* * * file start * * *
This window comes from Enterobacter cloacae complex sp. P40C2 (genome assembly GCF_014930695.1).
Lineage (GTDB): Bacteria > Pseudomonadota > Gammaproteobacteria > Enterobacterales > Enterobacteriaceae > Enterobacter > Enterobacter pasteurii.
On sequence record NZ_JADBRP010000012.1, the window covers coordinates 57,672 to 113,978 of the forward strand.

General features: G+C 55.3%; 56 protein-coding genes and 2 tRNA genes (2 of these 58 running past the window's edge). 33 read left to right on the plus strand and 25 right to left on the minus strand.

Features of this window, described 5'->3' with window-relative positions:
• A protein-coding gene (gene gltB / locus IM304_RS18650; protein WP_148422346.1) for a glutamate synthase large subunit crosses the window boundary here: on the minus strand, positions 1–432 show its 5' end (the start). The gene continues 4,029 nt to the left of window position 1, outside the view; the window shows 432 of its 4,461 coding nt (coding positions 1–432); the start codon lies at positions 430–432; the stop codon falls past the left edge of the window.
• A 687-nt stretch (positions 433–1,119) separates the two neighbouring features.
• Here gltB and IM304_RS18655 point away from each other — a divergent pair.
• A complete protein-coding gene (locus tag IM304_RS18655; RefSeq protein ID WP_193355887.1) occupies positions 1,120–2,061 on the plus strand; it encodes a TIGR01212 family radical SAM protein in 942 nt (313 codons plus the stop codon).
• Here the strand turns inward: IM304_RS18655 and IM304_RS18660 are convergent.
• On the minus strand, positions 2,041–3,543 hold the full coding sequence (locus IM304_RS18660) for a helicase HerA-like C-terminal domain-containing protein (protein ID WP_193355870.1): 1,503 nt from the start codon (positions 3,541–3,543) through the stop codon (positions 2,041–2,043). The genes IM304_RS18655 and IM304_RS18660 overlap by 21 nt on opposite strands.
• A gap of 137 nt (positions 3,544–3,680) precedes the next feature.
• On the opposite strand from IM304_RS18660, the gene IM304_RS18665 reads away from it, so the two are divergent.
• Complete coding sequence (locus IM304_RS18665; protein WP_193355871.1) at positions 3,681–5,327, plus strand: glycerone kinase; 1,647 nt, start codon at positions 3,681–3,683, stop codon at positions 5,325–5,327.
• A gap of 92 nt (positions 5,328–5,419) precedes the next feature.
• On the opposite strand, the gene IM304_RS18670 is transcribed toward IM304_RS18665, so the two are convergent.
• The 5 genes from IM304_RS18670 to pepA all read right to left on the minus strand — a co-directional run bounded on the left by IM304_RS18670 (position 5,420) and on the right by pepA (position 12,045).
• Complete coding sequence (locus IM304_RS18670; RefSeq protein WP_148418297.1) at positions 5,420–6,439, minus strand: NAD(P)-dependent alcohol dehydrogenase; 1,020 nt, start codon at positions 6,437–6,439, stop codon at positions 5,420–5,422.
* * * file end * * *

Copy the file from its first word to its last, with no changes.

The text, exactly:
This window comes from Enterobacter cloacae complex sp. P40C2 (genome assembly GCF_014930695.1).
Lineage (GTDB): Bacteria > Pseudomonadota > Gammaproteobacteria > Enterobacterales > Enterobacteriaceae > Enterobacter > Enterobacter pasteurii.
On sequence record NZ_JADBRP010000012.1, the window covers coordinates 57,672 to 113,978 of the forward strand.

General features: G+C 55.3%; 56 protein-coding genes and 2 tRNA genes (2 of these 58 running past the window's edge). 33 read left to right on the plus strand and 25 right to left on the minus strand.

Features of this window, described 5'->3' with window-relative positions:
• A protein-coding gene (gene gltB / locus IM304_RS18650; protein WP_148422346.1) for a glutamate synthase large subunit crosses the window boundary here: on the minus strand, positions 1–432 show its 5' end (the start). The gene continues 4,029 nt to the left of window position 1, outside the view; the window shows 432 of its 4,461 coding nt (coding positions 1–432); the start codon lies at positions 430–432; the stop codon falls past the left edge of the window.
• A 687-nt stretch (positions 433–1,119) separates the two neighbouring features.
• Here gltB and IM304_RS18655 point away from each other — a divergent pair.
• A complete protein-coding gene (locus tag IM304_RS18655; RefSeq protein ID WP_193355887.1) occupies positions 1,120–2,061 on the plus strand; it encodes a TIGR01212 family radical SAM protein in 942 nt (313 codons plus the stop codon).
• Here the strand turns inward: IM304_RS18655 and IM304_RS18660 are convergent.
• On the minus strand, positions 2,041–3,543 hold the full coding sequence (locus IM304_RS18660) for a helicase HerA-like C-terminal domain-containing protein (protein ID WP_193355870.1): 1,503 nt from the start codon (positions 3,541–3,543) through the stop codon (positions 2,041–2,043). The genes IM304_RS18655 and IM304_RS18660 overlap by 21 nt on opposite strands.
• A gap of 137 nt (positions 3,544–3,680) precedes the next feature.
• On the opposite strand from IM304_RS18660, the gene IM304_RS18665 reads away from it, so the two are divergent.
• Complete coding sequence (locus IM304_RS18665; protein WP_193355871.1) at positions 3,681–5,327, plus strand: glycerone kinase; 1,647 nt, start codon at positions 3,681–3,683, stop codon at positions 5,325–5,327.
• A gap of 92 nt (positions 5,328–5,419) precedes the next feature.
• On the opposite strand, the gene IM304_RS18670 is transcribed toward IM304_RS18665, so the two are convergent.
• The 5 genes from IM304_RS18670 to pepA all read right to left on the minus strand — a co-directional run bounded on the left by IM304_RS18670 (position 5,420) and on the right by pepA (position 12,045).
• Complete coding sequence (locus IM304_RS18670; RefSeq protein WP_148418297.1) at positions 5,420–6,439, minus strand: NAD(P)-dependent alcohol dehydrogenase; 1,020 nt, start codon at positions 6,437–6,439, stop codon at positions 5,420–5,422.